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I’ve often been in the middle.
My family is middle-class—as middle-class as you can get in America. My mother, the daughter of immigrants, went to college and got a bachelor’s degree, the first in her family to do so. My father, a Mexican immigrant, didn’t.
I’ve always been aware of labels—especially “first-generation,” with all its meanings. Does my background make me a first-generation American? Through my father, I have many of the experiences and stories that come with having a parent who directly faced the struggles of immigrating to and navigating this country.
But practically, I’m not first-generation. I've received many of the benefits of having a parent who was born here, speaks English, and was college-educated. It has made a difference in my upbringing, especially in my majority-minority, lower-middle-class Los Angeles suburb, where I often felt advantaged as compared to my peers. Many of my friends’ parents spoke only Spanish, Chinese, or Vietnamese. They were often the first to go to college in their families, relying on friends, the occasional older sibling, or teacher guidance in navigating the college admissions process.
But despite my mother’s experiences, my understanding of the college admissions process was not perfect. I ended up relying on many resources, especially as I made my way through high school. Friends and especially teachers often were the ones to recommend higher-level courses to me, suggest which tests to take, and which colleges to look at. In retrospect, I wasn’t all that advantaged in the college application process, because my mother and peers could not tell me everything I wanted and needed to know. For example, I did not visit many of the schools I applied to beforehand, Harvard included. I was often left alone to seek a path no one I knew had trod.
And then I came to Harvard, and I experienced what I thought it must be like to be less advantaged for the first time in my life. I had lived in a bubble—one where no one went to private school, people did not regularly vacation in Europe, and squash and sailing were not typical sports. My high school did not offer courses in computer science, much less Latin, ethics, or any of the courses commonplace in my peers’ transcripts. Even now, I still gape at some of my classmates’ backgrounds, their casual stories about skiing vacations, trips to the Cape, or far-flung gap years.
Even with a mother who was college-educated, who could tell me about experiences and mistakes she made growing up, I could not prepare for what Harvard presented. Like the child of immigrants who struggles to understand his place in society, I’ve often wondered where I stand in relation to others.
I wrote once about how different life and expectations are in my hometown, compared to at Harvard. Yet when I returned home last May, my mother chuckled after I used a certain word in conversation. I don’t remember the word, but it was sufficiently polysyllabic (though I thought it unassuming enough) for her to remark: “Every time you come back, you talk differently, and slowly, it goes away.”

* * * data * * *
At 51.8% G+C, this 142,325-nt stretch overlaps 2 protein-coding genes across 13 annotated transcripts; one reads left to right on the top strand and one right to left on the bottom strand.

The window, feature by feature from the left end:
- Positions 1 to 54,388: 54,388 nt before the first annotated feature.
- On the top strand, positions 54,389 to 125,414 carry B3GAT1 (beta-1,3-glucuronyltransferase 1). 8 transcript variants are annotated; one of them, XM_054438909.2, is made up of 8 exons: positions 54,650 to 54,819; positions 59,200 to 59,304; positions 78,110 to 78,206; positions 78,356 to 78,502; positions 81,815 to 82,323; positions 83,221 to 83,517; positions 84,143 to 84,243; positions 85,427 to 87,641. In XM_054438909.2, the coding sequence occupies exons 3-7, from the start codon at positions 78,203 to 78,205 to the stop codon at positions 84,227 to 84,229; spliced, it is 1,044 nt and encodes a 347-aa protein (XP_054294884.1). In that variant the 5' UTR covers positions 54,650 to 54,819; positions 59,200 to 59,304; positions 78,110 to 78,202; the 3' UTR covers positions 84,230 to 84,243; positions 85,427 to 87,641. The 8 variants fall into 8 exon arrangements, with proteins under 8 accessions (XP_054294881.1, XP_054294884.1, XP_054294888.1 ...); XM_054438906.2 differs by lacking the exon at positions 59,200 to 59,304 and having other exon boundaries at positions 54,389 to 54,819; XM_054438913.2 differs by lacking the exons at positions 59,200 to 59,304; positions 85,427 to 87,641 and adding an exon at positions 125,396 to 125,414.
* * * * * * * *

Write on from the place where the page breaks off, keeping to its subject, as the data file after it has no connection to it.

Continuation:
And like that, the ice-cold feeling of falseness I thought I had shed crept back, consuming me. I was an imposter in my own home, in front of someone I had always known. It was something that had been growing for a while, but I hadn’t wanted to face it: I felt a different person in Massachusetts than in California.
A daunting question now crossed my mind: How could I reconcile the two worlds I walked? Would I choose one over the other? Would I halve myself, or merge?
Late one seasonably warm January night, I walked down the main street of Alhambra, California. A street band played songs in a diner’s open patio, which caught my attention. I tried to remember where I had first heard the song playing, when it hit me—it was from “The Fantasticks,” a musical I had discovered at Harvard.
I cast my mind around, and my thoughts landed in Cambridge, and Pforzheimer House, and the Charles River, and the Barker Center, and all the images that fill me when I think of my snowy home away from home. That late-night diner was so far away from it, and yet so close—a simple song could make those three thousand miles taper into a single vanishing point. In that moment, Cambridge and Los Angeles were one, and my memories were one—and I was one.
I got home, and stayed up late thinking about my two worlds. I understood now—I can, and have a right to, feel equally at home at both. I love both Harvard and home fiercely, for all they’ve given me. I do not have to give up one to accept the other. I can use what I learn in one to appreciate the other, for nothing exists in a vacuum. For those of us who struggle with belonging at Harvard, we need to be honest and comfortable with reconciling our many sides—we just need to be comfortable in the middle. We can only do that by finding the vanishing point on the horizon between our two worlds—sometimes as simple, and elusive, as a song.
Robert Miranda ’20, a Crimson Associate Editorial Editor, is an English concentrator in Pforzheimer House.
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